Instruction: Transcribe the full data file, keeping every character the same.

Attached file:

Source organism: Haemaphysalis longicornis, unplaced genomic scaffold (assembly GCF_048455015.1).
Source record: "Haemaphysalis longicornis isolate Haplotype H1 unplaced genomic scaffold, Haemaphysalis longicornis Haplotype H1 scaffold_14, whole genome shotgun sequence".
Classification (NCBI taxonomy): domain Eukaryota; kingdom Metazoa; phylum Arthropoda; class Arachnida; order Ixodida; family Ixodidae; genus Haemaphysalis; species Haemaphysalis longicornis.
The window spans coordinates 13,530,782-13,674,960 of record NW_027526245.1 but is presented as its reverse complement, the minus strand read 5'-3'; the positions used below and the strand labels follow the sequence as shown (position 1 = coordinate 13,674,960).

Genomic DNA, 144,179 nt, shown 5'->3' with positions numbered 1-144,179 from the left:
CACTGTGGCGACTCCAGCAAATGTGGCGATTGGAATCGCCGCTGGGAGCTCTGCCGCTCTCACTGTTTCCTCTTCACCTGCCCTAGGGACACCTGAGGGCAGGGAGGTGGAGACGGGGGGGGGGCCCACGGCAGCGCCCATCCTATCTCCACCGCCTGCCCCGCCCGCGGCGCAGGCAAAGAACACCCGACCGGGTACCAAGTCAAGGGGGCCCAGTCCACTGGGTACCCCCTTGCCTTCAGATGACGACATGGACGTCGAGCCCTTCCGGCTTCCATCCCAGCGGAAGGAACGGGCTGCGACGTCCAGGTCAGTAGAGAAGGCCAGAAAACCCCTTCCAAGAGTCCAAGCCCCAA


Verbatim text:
Source organism: Haemaphysalis longicornis, unplaced genomic scaffold (assembly GCF_048455015.1).
Source record: "Haemaphysalis longicornis isolate Haplotype H1 unplaced genomic scaffold, Haemaphysalis longicornis Haplotype H1 scaffold_14, whole genome shotgun sequence".
Classification (NCBI taxonomy): domain Eukaryota; kingdom Metazoa; phylum Arthropoda; class Arachnida; order Ixodida; family Ixodidae; genus Haemaphysalis; species Haemaphysalis longicornis.
The window spans coordinates 13,530,782-13,674,960 of record NW_027526245.1 but is presented as its reverse complement, the minus strand read 5'-3'; the positions used below and the strand labels follow the sequence as shown (position 1 = coordinate 13,674,960).

Genomic DNA, 144,179 nt, shown 5'->3' with positions numbered 1-144,179 from the left:
CACTGTGGCGACTCCAGCAAATGTGGCGATTGGAATCGCCGCTGGGAGCTCTGCCGCTCTCACTGTTTCCTCTTCACCTGCCCTAGGGACACCTGAGGGCAGGGAGGTGGAGACGGGGGGGGGGCCCACGGCAGCGCCCATCCTATCTCCACCGCCTGCCCCGCCCGCGGCGCAGGCAAAGAACACCCGACCGGGTACCAAGTCAAGGGGGCCCAGTCCACTGGGTACCCCCTTGCCTTCAGATGACGACATGGACGTCGAGCCCTTCCGGCTTCCATCCCAGCGGAAGGAACGGGCTGCGACGTCCAGGTCAGTAGAGAAGGCCAGAAAACCCCTTCCAAGAGTCCAAGCCCCAA